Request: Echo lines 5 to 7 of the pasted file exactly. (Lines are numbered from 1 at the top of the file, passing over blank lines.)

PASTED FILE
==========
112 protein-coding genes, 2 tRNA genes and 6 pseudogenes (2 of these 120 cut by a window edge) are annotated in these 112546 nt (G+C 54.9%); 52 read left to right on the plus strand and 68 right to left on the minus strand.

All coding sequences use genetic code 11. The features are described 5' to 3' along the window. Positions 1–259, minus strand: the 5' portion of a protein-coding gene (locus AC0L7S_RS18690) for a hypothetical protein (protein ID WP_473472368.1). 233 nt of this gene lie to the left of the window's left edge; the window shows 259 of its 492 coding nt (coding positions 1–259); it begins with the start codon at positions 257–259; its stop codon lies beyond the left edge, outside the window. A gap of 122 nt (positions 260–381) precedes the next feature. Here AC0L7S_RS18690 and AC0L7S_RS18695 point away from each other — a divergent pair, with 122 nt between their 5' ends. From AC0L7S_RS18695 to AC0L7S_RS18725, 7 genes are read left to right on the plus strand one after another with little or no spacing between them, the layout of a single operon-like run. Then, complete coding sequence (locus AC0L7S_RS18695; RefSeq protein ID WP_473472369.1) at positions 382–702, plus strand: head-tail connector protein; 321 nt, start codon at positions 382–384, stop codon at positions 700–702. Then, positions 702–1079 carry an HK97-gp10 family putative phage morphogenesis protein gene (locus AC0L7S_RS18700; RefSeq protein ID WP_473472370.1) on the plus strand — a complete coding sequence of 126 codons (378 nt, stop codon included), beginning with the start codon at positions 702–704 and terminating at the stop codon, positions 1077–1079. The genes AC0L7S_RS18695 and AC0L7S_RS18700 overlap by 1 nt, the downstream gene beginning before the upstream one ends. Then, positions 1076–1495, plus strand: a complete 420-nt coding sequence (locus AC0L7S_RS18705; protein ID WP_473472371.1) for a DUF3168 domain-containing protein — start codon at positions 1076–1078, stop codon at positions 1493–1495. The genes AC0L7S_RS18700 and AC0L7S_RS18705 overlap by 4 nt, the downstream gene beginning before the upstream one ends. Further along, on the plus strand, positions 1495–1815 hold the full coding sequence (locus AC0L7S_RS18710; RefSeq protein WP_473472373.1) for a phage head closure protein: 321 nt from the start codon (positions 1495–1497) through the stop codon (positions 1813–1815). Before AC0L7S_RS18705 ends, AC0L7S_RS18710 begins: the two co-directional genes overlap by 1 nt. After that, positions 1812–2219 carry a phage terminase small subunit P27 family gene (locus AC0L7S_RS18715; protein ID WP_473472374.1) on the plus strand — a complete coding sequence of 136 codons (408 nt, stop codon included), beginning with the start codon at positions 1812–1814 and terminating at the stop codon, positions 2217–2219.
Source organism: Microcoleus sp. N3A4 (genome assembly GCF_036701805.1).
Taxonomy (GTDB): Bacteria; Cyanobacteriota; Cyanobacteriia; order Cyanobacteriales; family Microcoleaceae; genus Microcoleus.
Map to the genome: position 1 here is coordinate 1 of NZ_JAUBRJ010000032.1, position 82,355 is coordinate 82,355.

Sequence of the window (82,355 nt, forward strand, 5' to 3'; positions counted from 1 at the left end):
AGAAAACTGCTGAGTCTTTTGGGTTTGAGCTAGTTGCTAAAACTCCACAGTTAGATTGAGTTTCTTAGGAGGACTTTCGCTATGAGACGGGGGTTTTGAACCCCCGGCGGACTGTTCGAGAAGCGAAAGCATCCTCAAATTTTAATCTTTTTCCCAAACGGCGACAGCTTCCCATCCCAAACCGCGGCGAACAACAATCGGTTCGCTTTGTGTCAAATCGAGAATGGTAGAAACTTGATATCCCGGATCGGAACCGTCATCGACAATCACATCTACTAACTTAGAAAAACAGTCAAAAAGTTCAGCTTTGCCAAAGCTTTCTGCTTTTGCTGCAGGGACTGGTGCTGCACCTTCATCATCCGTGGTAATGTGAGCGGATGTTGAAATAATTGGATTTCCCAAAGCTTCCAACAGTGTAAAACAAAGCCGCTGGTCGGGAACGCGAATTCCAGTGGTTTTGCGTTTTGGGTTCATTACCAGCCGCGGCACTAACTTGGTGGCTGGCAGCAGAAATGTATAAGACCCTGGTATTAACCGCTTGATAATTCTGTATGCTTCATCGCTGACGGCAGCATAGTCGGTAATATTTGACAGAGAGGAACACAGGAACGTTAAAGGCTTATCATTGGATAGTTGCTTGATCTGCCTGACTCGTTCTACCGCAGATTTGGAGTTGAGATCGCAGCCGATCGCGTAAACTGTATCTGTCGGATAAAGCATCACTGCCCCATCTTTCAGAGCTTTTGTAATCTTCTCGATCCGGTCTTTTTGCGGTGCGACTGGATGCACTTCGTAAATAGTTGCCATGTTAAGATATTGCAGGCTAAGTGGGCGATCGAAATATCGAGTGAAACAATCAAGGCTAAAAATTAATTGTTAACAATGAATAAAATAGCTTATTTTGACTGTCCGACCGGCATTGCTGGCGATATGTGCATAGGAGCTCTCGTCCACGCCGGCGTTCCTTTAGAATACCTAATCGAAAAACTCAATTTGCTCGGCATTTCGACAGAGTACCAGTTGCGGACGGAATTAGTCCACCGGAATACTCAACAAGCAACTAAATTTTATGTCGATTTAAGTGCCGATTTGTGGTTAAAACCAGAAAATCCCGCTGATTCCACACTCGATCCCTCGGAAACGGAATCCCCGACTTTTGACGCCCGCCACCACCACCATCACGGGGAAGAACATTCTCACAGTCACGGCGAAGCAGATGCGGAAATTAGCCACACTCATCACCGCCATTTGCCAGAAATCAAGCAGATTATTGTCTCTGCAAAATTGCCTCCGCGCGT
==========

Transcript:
Map to the genome: position 1 here is coordinate 1 of NZ_JAUBRJ010000032.1, position 82,355 is coordinate 82,355.

Sequence of the window (82,355 nt, forward strand, 5' to 3'; positions counted from 1 at the left end):
AGAAAACTGCTGAGTCTTTTGGGTTTGAGCTAGTTGCTAAAACTCCACAGTTAGATTGAGTTTCTTAGGAGGACTTTCGCTATGAGACGGGGGTTTTGAACCCCCGGCGGACTGTTCGAGAAGCGAAAGCATCCTCAAATTTTAATCTTTTTCCCAAACGGCGACAGCTTCCCATCCCAAACCGCGGCGAACAACAATCGGTTCGCTTTGTGTCAAATCGAGAATGGTAGAAACTTGATATCCCGGATCGGAACCGTCATCGACAATCACATCTACTAACTTAGAAAAACAGTCAAAAAGTTCAGCTTTGCCAAAGCTTTCTGCTTTTGCTGCAGGGACTGGTGCTGCACCTTCATCATCCGTGGTAATGTGAGCGGATGTTGAAATAATTGGATTTCCCAAAGCTTCCAACAGTGTAAAACAAAGCCGCTGGTCGGGAACGCGAATTCCAGTGGTTTTGCGTTTTGGGTTCATTACCAGCCGCGGCACTAACTTGGTGGCTGGCAGCAGAAATGTATAAGACCCTGGTATTAACCGCTTGATAATTCTGTATGCTTCATCGCTGACGGCAGCATAGTCGGTAATATTTGACAGAGAGGAACACAGGAACGTTAAAGGCTTATCATTGGATAGTTGCTTGATCTGCCTGACTCGTTCTACCGCAGATTTGGAGTTGAGATCGCAGCCGATCGCGTAAACTGTATCTGTCGGATAAAGCATCACTGCCCCATCTTTCAGAGCTTTTGTAATCTTCTCGATCCGGTCTTTTTGCGGTGCGACTGGATGCACTTCGTAAATAGTTGCCATGTTAAGATATTGCAGGCTAAGTGGGCGATCGAAATATCGAGTGAAACAATCAAGGCTAAAAATTAATTGTTAACAATGAATAAAATAGCTTATTTTGACTGTCCGACCGGCATTGCTGGCGATATGTGCATAGGAGCTCTCGTCCACGCCGGCGTTCCTTTAGAATACCTAATCGAAAAACTCAATTTGCTCGGCATTTCGACAGAGTACCAGTTGCGGACGGAATTAGTCCACCGGAATACTCAACAAGCAACTAAATTTTATGTCGATTTAAGTGCCGATTTGTGGTTAAAACCAGAAAATCCCGCTGATTCCACACTCGATCCCTCGGAAACGGAATCCCCGACTTTTGACGCCCGCCACCACCACCATCACGGGGAAGAACATTCTCACAGTCACGGCGAAGCAGATGCGGAAATTAGCCACACTCATCACCGCCATTTGCCAGAAATCAAGCAGATTATTGTCTCTGCAAAATTGCCTCCGCGCGT